VIJAYAWADA: The Andhra Pradesh High Court on Tuesday issued interim orders staying proceedings against the managing director (MD) of Ramesh Cardiac and Multispeciality Hospitals Dr Ramesh Babu and non-executive chairman Sitarama Mohan Rao in the case registered by the Governorpet police over the Swarna Palace hotel fire mishap that claimed 10 lives.
Dr Ramesh Babu and Mohan Rao filed a petition in the court seeking a stay on their arrest and quashing the case registered by the Vijayawada city police against the hospital management.
Hearing the petition, Justice D Ramesh asked why the district Collector, Sub-Collector and District Medical and Health Officer (DM&HO), who permitted Ramesh Hospitals to run the Covid Care Centre (CCC) from Swarna Palace, were not named as the accused in the case.
Justice Ramesh said the investigation in the case should not proceed till these officials are named as accused persons.
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Stating that the negligence of the administration is evident, the court asked the public prosecutor how the sub-collector earlier allowed a quarantine centre to be run at Swarna Palace by the Airports Authority.
The quarantine centres were set up as per a government order, and this fact should not be ignored, Justice D Ramesh observed.The petitioners’ counsel D Srinivas told the court the DM&HO gave permission to run the CCC after confirming that the hotel had the basic infrastructure.
Bail plea of 3 hospital staff dismissed
He said the police booked the hospital management under Section 304 (part-II) and 308, holding it responsible for the deaths, when it could only be charged under Section 304 (culpable homicide not amounting to murder).Srinivas further told the court Swarna Palace had been running since 1991, and even the Airports Authority used as a quarantine centre. Asserting that the mishap did not take place because of the hospital management’s negligence, Srinivas said the petitioners were not aware that the hotel didn’t have a No Objection Certificate (NOC) from the fire services department.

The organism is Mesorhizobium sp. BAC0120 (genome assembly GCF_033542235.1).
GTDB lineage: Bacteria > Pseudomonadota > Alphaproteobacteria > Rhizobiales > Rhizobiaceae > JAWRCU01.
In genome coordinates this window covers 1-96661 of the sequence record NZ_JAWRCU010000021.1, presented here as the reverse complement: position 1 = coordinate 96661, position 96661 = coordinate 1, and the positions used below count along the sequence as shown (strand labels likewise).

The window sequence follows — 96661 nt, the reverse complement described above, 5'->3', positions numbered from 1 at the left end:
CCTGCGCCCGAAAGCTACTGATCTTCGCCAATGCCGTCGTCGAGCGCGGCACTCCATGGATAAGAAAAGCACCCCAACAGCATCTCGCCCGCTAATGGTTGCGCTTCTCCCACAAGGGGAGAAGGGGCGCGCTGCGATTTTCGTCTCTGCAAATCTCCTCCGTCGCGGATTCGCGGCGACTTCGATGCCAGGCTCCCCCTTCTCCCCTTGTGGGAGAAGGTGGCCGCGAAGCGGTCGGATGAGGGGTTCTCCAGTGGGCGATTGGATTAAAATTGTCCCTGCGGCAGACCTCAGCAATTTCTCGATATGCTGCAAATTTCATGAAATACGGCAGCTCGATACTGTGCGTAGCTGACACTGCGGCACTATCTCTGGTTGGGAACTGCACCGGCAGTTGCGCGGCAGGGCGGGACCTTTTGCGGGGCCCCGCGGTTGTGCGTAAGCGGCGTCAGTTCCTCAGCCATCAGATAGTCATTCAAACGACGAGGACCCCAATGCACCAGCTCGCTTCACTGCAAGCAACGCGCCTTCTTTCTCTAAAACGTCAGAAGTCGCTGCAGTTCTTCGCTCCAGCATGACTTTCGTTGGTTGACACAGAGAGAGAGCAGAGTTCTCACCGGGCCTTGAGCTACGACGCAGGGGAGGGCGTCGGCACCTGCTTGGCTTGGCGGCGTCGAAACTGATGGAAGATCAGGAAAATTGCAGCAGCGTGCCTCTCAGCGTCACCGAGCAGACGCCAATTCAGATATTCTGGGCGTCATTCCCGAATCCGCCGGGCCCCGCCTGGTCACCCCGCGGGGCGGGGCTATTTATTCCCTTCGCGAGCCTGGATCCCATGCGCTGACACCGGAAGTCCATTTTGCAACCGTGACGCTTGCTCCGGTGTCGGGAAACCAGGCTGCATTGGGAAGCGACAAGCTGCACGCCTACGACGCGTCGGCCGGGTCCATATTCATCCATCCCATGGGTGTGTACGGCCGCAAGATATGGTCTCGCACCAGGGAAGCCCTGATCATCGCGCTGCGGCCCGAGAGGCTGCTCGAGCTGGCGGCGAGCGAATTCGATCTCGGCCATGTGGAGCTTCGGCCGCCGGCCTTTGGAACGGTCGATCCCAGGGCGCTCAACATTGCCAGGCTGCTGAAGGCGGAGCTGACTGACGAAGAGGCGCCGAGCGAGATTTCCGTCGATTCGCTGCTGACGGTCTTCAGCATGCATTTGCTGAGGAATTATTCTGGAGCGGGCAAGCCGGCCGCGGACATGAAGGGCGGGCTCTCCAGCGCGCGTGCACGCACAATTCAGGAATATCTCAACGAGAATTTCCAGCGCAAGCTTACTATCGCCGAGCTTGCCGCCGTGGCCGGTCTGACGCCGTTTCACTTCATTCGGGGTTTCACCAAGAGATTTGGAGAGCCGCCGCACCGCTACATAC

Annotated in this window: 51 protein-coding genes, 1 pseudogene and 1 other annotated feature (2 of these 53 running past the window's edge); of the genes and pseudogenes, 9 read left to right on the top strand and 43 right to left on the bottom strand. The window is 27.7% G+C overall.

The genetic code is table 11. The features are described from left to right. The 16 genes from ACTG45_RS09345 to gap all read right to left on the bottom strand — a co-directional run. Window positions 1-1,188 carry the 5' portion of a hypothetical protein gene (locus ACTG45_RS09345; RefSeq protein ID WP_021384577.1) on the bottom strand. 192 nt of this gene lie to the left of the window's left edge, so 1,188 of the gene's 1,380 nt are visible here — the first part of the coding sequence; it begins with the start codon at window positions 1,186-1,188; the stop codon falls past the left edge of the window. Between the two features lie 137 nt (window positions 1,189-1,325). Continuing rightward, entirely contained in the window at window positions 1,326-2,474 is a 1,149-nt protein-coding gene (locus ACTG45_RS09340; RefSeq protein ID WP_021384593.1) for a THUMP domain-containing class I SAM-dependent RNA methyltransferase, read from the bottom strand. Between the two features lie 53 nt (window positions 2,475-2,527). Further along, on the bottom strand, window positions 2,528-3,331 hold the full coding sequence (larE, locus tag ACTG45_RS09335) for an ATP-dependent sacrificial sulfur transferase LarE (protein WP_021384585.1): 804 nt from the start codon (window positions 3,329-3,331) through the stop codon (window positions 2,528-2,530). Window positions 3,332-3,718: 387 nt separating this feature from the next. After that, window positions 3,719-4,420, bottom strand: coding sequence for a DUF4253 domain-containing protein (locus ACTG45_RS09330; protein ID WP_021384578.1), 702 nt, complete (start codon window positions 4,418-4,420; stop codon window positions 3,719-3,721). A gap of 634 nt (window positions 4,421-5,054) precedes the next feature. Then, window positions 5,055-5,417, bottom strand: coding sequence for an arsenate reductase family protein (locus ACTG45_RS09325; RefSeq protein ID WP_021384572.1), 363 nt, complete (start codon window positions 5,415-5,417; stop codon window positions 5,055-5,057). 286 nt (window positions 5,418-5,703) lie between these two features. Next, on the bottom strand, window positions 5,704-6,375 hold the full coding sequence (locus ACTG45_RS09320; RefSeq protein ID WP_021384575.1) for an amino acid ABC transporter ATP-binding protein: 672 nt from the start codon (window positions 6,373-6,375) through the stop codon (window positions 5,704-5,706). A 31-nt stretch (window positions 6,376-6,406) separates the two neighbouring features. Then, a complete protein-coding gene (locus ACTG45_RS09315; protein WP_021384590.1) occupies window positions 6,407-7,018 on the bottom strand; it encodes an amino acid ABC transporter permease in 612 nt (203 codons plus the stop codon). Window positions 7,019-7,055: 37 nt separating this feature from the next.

Public prosecutor Srinivas Reddy told the court the Ramesh Hospitals management did not take any precautions at the CCC, leading to 10 people dying and several being injured.
He added that Swarna Palace did not have NOCs from several departments or even an occupancy certificate from the department concerned, and alleged that despite knowing this, the hospital management entered into an agreement to operate the CCC.
He further said that though the Airports Authority was permitted to run a quarantine centre, no one was treated at the hotel.
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Urging the court not to pass interim orders, Srinivas Reddy said a thorough investigation into the mishap is needed, and the petitioners should be questioned. Justice Ramesh, however, issued interim orders staying proceedings against the petitioners, and said final orders will be given at a later stage.
Meanwhile, Fifth Additional Metropolitan Sessions Judge, Vijayawada, rejected the bail petition moved by Dr Kodali Rajagopala Rao, the chief operating officer, Dr Kurapati Sudarshan, the general manager (admin), and Pallapothu Venkatesh, the public relations officer – all employees of Dr Ramesh Cardiac and Multispeciality Hospital on Tuesday.
Dismissing the bail petitions, Judge V Srinivasa Anjaneya Murthy said the hospital management, when entering into an MoU with the hotel management, should have verified whether permissions were obtained from the departments concerned, and checked whether fire extinguishers were available at the hotel. “The hospital management… should have knowledge about the requirements and permissions for the building in which it wants to start the CCC, and it cannot be said that trusting and placing confidence in the hotel management, the hospital authorities… entered into the MoU,” the judge observed.
Further, the judge observed that simply because the DMHO gave permission to start the CCC, the petitioners cannot escape their responsibility to take precautions to prevent fire mishaps because for reasons best known to the DMHO, Krishna, the alleged permissions might have been granted though requisite documents were not submitted for which the government will initiate necessary departmental action against the DMHO.
“Hence, granting permission to run the CCC cannot be taken as an advantage by the petitioners in saying they are under the impression that the hotel management has taken all the precautions,” the judge observed. It is the responsibility of the petitioners and hospital management to enquire about the fire safety measures before entering into the MoU, the judge observed.
The judge further said the petitioners and directors of the hospital are not laymen but were running Ramesh Hospitals for several years, and cannot plead ignorance about their role in running the CCC.
As the investigation is still underway and the other prime accused are yet to be arrested, the petitioners, if granted bail, may tamper with evidence and interfere with the investigation, the judge observed and dismissed the bail pleas.